Smith v. City of Little Rock

Annotate this Case

806 S.W.2d 371 (1991)

305 Ark. 168

James Marcus SMITH, Appellant, v. CITY OF LITTLE ROCK, Appellee.

No. CR 91-53.

Supreme Court of Arkansas.

April 1, 1991.

Paul James, Little Rock, for appellant.

J. Brent Standridge, Asst. Atty. Gen., Little Rock, for appellee.

BROWN, Justice.

The appellant, James M. Smith, appeals his convictions for driving while intoxicated and driving left of the center line. He raises two arguments for reversal: 1) the arrest was not valid because the arresting officer did not meet the minimum law enforcement standards and did not have his certificate of appointment with him at the time of arrest; and 2) the arresting officer was without authority to make the arrest.

We find no merit in the appellant's arguments, and we affirm the trial court's decision.

The facts are these. On October 17, 1989, at 1:56 a.m., the appellant was arrested and ticketed by Gregory Birkhead, a campus patrolman employed by the University of Arkansas at Little Rock. The patrolman came in contact with the appellant at the intersection of 26th Street and Fair Park Boulevard within the city limits of Little Rock. Fair Park Boulevard runs adjacent to UALR. The appellant was driving north on Fair Park Boulevard at a slow rate of speed, according to the patrolman, and then stopped in the street without a stop sign. The patrolman further observed him "weave left of the center line a couple of times," while proceeding down the street at a rate of speed of between five and ten miles per hour. The patrolman activated his blue lights, and the appellant turned east on 29th Street. After traveling for one more block, the appellant stopped at 29th Street and South Tyler, which was off campus and on a street not adjacent to the campus. The patrolman testified that the appellant almost fell when he got out of his car. He also testified that the appellant smelled strongly of alcohol and admitted *372 his guilt. The appellant was later administered a blood-alcohol test and registered.25%.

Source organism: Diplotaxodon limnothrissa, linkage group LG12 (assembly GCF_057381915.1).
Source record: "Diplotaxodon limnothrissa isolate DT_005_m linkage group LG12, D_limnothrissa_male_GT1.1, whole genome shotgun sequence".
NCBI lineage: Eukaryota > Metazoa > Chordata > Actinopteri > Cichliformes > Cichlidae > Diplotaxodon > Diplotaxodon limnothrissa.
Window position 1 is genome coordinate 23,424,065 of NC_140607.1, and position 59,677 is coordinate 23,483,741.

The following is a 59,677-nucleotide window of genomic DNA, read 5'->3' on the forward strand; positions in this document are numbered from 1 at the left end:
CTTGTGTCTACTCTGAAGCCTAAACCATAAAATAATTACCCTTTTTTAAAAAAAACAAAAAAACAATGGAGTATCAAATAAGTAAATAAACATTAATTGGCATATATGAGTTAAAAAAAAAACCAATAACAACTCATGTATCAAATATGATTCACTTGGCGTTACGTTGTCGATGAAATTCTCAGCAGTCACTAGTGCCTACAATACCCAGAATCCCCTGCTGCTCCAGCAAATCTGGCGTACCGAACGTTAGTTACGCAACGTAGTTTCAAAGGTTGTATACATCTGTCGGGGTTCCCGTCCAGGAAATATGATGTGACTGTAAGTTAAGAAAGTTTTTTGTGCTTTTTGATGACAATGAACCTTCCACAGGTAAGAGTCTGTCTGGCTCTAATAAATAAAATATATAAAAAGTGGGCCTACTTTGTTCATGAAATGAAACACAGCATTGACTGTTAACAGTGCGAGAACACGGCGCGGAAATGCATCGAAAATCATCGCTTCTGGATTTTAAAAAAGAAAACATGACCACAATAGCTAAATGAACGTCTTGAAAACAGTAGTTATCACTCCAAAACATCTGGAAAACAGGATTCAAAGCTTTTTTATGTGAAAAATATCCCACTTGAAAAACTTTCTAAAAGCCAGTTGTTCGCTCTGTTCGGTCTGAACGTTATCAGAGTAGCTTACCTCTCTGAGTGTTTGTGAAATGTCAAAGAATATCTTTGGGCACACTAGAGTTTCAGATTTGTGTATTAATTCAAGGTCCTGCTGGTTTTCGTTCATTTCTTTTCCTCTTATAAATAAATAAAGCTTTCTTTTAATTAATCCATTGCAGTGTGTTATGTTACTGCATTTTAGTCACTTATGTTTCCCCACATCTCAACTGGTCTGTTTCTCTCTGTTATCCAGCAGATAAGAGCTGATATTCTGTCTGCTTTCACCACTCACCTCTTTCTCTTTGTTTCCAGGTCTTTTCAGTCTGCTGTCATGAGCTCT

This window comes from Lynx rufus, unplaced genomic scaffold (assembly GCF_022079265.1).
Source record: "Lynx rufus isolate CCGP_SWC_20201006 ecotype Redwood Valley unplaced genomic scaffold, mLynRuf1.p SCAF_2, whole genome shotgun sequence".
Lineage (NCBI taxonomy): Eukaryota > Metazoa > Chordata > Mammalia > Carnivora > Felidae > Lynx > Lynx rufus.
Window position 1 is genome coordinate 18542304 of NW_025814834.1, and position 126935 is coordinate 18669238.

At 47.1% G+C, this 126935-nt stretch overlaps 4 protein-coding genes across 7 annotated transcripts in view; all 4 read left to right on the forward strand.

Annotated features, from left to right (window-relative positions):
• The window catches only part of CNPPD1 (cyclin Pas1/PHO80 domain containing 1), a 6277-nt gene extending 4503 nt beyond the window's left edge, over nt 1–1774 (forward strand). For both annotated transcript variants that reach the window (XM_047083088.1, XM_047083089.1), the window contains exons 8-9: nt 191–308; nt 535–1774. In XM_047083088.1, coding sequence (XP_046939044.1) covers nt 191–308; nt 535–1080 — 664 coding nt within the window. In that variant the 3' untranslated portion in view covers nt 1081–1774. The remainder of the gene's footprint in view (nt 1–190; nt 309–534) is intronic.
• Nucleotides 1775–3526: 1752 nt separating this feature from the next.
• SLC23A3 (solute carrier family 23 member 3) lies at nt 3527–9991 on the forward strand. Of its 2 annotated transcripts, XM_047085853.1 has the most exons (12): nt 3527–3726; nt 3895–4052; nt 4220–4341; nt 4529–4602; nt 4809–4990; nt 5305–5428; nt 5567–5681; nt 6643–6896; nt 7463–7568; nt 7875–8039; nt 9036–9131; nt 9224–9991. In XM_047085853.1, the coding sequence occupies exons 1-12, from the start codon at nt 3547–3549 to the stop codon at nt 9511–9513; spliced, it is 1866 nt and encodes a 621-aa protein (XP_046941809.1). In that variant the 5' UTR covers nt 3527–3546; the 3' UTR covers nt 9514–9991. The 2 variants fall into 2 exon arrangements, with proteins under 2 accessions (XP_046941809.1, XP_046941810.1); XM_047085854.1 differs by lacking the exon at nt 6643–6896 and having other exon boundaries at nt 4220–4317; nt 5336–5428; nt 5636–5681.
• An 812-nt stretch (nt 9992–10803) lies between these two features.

The patrolman did not radio the city police or the Pulaski County Sheriffs Department for assistance in the arrest. He also did not have his certificate of appointment with him, though it was in his personnel file. Because his FBI fingerprint check had not been completed, he had not satisfied the minimum law enforcement standards when he arrested the appellant.

The patrolman issued a ticket and complaint to the appellant for driving while intoxicated (first offense) and driving left of center. On December 12, 1989, the appellant was convicted of both offenses in Little Rock Municipal Court. Appealing his convictions to Pulaski County Circuit Court, the appellant was found guilty after a bench trial on May 11, 1990, and sentenced to one day in jail and fined $500 plus court costs. The trial court also suspended the appellant's driving privileges for ninety days and ordered him to complete an alcohol education program. From that judgment, this appeal arises.

The appellant first argues that failure to meet the minimum standards rendered the arrest an invalid act under Ark. Code Ann. § 12-9-108(a) (1987). We do not agree.

Act 44 of 1989 enacted by the Arkansas General Assembly provides that actions taken by non-qualified officers "shall not be held invalid merely because of the failure to meet the standards and qualifications." We have recently held in a case involving a DWI arrest by an unqualified officer that Act 44 did not violate the ex post facto doctrine of either the state or federal constitution. Ridenhour v. State, 305 Ark. 90, 805 S.W.2d 639 (1991); see also Collins v. Youngblood, ___ U.S.___, 110 S. Ct. 2715, 111 L. Ed. 2d 30 (1990). Our opinion in Ridenhour decides the issue of the arrest's validity in the city's favor, and we affirm the trial court on that point.

The appellant asserts, as well, that Act 44 of 1989 is unconstitutional because retroactive application of the legislation violates his due process rights. This argument, however, was not raised below, and we do not address issues, including constitutional issues, for the first time on appeal. See Kittler v. State, 304 Ark. 344, 802 S.W.2d 925 (1991).